The first trucks carrying a COVID-19 vaccine for widespread use in the United States are getting ready to roll out of a Michigan manufacturing plant
Shipments of the Pfizer vaccine will set in motion the biggest vaccination effort in American history at a critical juncture of the pandemic that has killed 1.6 million and sickened 71 million worldwide.
Federal officials say the first shipments of Pfizer’s vaccine will be staggered, arriving in 145 distribution centers Monday, with an additional 425 sites getting shipments Tuesday, and the remaining 66 on Wednesday. The vaccine, co-developed by German partner BioNTech, is being doled out based on each state’s adult population.
“It’s very exciting. I will be thrilled, that moment when we administer our first dose,” Snyder said Saturday. “That will clearly be a watershed moment for us.”
Snyder said the UPMC system estimates that half its employees are willing to get the vaccine as soon as it’s offered to them.
The vaccine is heading to hospitals and other sites that can store it at extremely low temperatures — about 94 degrees below zero. Pfizer is using containers with dry ice and GPS-enabled sensors to ensure each shipment stays colder than the weather in Antarctica.
Doses should be delivered to all vaccination sites identified by states, such as local pharmacies, within three weeks, federal officials said.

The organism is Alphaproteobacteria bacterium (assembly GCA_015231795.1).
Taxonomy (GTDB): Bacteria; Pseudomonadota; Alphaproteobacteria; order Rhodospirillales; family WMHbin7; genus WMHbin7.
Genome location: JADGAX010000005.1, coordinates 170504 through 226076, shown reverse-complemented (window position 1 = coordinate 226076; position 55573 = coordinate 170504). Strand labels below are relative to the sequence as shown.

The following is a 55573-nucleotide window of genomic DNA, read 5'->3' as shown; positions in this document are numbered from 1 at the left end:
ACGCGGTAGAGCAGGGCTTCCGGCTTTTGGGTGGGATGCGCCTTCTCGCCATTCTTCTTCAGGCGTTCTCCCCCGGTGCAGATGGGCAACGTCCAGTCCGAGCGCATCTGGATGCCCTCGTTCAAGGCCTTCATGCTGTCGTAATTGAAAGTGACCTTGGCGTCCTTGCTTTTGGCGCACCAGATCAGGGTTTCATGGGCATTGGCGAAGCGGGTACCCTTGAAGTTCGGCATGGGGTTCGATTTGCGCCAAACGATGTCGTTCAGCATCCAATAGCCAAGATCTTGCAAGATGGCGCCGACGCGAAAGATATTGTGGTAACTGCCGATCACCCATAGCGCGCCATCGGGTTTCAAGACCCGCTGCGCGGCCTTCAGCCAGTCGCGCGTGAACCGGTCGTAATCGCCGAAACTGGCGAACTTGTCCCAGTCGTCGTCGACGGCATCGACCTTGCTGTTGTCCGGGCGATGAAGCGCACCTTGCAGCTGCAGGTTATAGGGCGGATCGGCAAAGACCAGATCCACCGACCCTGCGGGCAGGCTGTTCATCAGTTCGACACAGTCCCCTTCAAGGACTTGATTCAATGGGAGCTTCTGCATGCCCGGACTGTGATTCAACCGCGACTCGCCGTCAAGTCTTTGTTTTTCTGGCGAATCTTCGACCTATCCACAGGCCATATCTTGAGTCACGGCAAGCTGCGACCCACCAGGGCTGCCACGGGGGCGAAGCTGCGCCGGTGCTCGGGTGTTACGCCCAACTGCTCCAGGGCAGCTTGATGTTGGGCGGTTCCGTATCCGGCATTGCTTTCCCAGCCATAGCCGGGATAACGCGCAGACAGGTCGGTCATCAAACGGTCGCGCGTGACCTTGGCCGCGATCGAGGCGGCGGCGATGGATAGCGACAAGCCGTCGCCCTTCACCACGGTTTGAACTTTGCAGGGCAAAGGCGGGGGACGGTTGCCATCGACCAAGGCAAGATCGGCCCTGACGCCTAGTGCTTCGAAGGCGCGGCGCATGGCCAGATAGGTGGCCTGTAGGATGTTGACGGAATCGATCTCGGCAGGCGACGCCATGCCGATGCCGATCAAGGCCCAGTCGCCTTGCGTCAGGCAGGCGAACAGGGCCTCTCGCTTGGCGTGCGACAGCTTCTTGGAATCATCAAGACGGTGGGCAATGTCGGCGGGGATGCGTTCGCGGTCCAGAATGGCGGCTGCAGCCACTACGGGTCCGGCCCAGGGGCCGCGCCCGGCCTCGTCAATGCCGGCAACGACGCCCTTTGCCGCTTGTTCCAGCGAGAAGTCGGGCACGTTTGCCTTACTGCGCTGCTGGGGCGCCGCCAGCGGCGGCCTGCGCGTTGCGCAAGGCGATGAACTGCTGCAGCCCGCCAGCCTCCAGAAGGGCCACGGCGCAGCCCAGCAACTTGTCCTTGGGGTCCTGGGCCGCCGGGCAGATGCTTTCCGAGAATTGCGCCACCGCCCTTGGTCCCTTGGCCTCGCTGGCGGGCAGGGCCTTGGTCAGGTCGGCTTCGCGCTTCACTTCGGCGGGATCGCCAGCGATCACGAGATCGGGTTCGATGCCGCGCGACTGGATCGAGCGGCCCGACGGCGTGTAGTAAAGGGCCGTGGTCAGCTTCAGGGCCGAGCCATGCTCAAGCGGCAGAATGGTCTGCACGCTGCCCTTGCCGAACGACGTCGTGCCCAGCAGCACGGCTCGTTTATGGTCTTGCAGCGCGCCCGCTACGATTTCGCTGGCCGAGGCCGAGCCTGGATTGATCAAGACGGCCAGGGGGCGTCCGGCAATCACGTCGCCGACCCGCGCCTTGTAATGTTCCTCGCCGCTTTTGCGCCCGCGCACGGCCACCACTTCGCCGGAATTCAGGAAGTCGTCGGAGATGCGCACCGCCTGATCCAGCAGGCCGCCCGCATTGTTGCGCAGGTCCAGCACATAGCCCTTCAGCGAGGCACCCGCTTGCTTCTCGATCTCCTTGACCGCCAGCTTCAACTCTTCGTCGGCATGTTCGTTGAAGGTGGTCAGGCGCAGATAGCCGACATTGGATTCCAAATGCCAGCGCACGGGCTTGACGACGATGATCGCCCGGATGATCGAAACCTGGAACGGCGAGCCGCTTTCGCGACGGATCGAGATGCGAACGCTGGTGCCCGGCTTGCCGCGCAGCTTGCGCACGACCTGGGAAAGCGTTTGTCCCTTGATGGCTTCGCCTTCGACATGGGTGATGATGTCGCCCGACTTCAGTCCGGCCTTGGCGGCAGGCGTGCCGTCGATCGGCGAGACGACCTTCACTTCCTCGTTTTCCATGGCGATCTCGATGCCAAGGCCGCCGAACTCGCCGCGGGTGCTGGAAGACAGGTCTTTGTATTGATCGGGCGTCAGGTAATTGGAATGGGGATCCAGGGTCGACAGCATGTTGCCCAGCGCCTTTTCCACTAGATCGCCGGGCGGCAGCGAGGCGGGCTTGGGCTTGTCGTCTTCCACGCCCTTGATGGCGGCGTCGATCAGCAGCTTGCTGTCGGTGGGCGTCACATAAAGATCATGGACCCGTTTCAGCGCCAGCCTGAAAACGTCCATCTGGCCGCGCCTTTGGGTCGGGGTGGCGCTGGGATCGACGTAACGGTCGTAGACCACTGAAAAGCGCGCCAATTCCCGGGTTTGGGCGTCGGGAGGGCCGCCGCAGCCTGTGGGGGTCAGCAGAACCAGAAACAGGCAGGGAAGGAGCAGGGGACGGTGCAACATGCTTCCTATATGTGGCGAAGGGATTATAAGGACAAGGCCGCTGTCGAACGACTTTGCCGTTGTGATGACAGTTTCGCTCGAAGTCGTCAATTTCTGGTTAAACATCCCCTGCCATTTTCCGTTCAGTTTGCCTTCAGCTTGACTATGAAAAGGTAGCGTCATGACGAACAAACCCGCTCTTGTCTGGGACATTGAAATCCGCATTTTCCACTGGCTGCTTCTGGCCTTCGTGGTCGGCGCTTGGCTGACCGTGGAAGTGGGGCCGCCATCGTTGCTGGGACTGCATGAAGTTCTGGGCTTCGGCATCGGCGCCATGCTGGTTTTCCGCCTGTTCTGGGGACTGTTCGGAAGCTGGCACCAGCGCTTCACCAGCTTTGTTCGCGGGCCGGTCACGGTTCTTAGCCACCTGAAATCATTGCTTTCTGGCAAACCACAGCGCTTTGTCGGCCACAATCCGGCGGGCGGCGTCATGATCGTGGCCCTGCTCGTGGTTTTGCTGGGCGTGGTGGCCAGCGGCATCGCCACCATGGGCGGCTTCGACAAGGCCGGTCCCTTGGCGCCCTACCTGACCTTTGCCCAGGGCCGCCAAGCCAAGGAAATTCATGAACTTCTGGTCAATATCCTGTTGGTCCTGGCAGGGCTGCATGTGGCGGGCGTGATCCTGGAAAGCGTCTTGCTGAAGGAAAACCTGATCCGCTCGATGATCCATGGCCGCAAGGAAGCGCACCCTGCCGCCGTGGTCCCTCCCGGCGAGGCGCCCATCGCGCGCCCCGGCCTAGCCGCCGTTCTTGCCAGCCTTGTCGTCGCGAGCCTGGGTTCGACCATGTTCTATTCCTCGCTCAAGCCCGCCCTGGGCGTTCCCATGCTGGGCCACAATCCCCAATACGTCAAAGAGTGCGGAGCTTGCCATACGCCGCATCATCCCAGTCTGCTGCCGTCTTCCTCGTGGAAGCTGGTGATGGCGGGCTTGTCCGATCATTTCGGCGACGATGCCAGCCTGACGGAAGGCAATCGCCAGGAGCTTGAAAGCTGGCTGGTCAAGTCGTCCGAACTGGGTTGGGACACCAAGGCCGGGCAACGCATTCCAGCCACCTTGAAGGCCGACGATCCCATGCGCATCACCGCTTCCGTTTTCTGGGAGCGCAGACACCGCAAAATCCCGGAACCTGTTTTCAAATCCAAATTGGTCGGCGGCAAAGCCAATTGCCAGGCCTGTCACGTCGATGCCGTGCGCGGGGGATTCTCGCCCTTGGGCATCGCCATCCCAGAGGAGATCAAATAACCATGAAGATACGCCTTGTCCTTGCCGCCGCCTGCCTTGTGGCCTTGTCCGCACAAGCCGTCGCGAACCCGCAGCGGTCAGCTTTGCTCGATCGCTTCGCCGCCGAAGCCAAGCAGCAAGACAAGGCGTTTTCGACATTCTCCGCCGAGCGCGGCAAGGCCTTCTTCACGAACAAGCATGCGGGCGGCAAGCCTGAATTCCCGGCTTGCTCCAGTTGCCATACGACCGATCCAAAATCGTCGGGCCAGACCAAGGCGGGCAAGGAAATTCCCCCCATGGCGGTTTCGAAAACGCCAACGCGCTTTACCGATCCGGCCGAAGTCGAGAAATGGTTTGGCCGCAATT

The 40-hospital Oschner Health System in Louisiana and Mississippi expects to receive more than 9,000 doses in the coming days, said Dr. Sandra Kemmerly, medical director of hospital quality.
Employees approved for the first round are getting texts and emails directing them to schedule their initial injection, she said.
“I would say there’s enthusiasm,” Kemmerly said Saturday. “There’s that thought that maybe they don’t have to be so afraid to come to work if they can be vaccinated and be immune.”
The rollout will ensure there is enough vaccine to give people the two doses needed for full protection against COVID-19. That means the government is holding back 3 million doses to give those vaccinated in the first round a second shot a few weeks later.
The Food and Drug Administration authorized emergency use of the vaccine Friday, saying it is highly protective and presents no major safety issues. While U.S. regulators worked for months to emphasize the rigor and independence of their review, they faced political pressure until the final stages.
While the vaccine was determined to be safe, regulators in the U.K. are investigating several severe allergic reactions. The FDA’s instructions tell providers not give it to those with a known history of severe allergic reactions to any of its ingredients.
Another vaccine by Moderna will be reviewed by an expert panel this week and soon afterward could be allowed for public use.
Perrone reported from Washington, Stobbe from New York and Scolforo from Harrisburg, Pennsylvania. Associated Press Medical Writer Lauran Neergaard in Alexandria, Virginia, and Health Writer Candice Choi in New York contributed to this story.
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